What is Parkinson's Disease?
Parkinson's disease is a disorder of the brain characterized by shaking and difficulty with walking, movement, and coordination. Parkinson's disease is associated with damage to a part of the brain that controls muscle movement. Parkinson's disease may affect one or both sides of the body, with varying degrees of loss of function. Parkinson's may also impair speech. Parkinson's was first described in England in 1817 by James Parkinson.
Parkinson's is progressively degenerative, until the patient has difficulty in dressing, shaving, bathing, writing, getting in and out of the car, and even eating. When Parkinson's affects the throat and neck muscles, the patient is in danger of malnutrition.
Parkinson's disease is also called paralysis agitans and shaking palsy.
Symptoms of Parkinson's Disease
There are many symptoms of Parkinson's disease and every individual will not experience all of them.
The most common symptoms of Parkinson's disease include:
What Causes Parkinson's Disease?
Parkinson's disease is caused by the progressive deterioration of the nerve cells of the part of the brain that controls muscle movement. The parts of the brain that control muscle movement are the basal ganglia and the extra pyramidal area. In this condition, deterioration of this area of the brain reduces the amount of dopamine available to the body. When there is insufficient dopamine, the balance between dopamine and other transmitters, such as acetylcholine become unbalanced. Without dopamine, the nerve cells cannot properly transmit messages. When the nerve cells cannot properly transmit messages, loss of muscle function occurs.
Why do the nerve cells deteriorate?
The exact reason that the cells of the brain deteriorate is unknown. The disorder may affect one or both sides of the body, with varying degrees of loss of function.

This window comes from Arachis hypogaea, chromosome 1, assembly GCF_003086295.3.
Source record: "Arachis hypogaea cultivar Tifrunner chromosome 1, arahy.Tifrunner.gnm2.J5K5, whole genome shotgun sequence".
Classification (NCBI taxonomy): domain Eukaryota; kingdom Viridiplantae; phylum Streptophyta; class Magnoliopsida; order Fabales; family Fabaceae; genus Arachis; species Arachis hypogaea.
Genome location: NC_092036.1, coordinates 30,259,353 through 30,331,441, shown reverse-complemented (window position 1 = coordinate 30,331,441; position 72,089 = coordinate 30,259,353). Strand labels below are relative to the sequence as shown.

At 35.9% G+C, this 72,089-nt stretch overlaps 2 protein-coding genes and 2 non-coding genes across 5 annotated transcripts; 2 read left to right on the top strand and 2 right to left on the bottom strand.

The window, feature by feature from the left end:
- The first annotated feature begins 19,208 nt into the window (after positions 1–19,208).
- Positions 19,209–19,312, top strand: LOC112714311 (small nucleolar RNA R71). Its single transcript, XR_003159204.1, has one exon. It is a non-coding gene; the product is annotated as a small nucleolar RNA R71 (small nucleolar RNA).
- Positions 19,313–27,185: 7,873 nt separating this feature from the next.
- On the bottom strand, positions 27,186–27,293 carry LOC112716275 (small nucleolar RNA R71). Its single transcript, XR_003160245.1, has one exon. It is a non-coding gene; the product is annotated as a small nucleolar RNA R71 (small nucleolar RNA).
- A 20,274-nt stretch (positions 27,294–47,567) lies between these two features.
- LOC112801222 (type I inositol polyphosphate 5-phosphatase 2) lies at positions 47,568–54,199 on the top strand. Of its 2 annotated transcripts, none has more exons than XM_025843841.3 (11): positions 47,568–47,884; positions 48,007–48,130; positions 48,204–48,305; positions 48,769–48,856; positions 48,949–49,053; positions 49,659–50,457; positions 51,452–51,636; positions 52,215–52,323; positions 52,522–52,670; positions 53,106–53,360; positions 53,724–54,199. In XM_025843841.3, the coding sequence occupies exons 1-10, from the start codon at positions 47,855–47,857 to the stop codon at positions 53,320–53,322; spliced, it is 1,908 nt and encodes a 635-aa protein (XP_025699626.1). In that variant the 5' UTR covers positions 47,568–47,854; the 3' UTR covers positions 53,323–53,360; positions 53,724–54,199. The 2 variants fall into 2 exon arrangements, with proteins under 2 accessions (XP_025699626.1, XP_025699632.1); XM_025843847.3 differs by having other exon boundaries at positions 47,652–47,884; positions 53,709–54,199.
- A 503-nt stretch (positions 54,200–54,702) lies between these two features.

Side Affects of Parkinson's Disease
Some people with Parkinson's disease become severely depressed. A person with severe Parkinson's may have overall mental deterioration also. Mental deterioration includes dementia and hallucinations. Dementia may also be a side effect of some of the medications used to treat the disorder.
Who gets Parkinson's?
Parkinson's disease usually occurs in adults. It is rare in children. When Parkinson's occurs in children, the cause is usually decreased sensitivity of the nerves (post-synaptic) to dopamine and not because of deterioration of the area of the brain that produces dopamine.
Manganese and Parkinson's Disease
Exposure to manganese fumes can also cause Parkinson's disease. Manganese is an element used to form many important alloys. It is used in products for construction, machinery and transportation. Manganese is also used in the steel making industry. People who are exposed to manganese fumes often experience the following symptoms:
****If you believe you or a loved one has developed Parkinson's disease from exposure to manganese, you should contact an attorney immediately.
Is there a Cure for Parkinson's Disease?
Currently, there is not a cure for Parkinson's. Medication can slow progression of the disease and researchers believe some antioxidants may be beneficial also.
Parkinson's Disease Statistics
We'll teach you how to #LiveTo100!
Join our newsletter!
RSS| Sitemap| Careers
©2000 - 2013 MamasHealth, Inc.. All rights reserved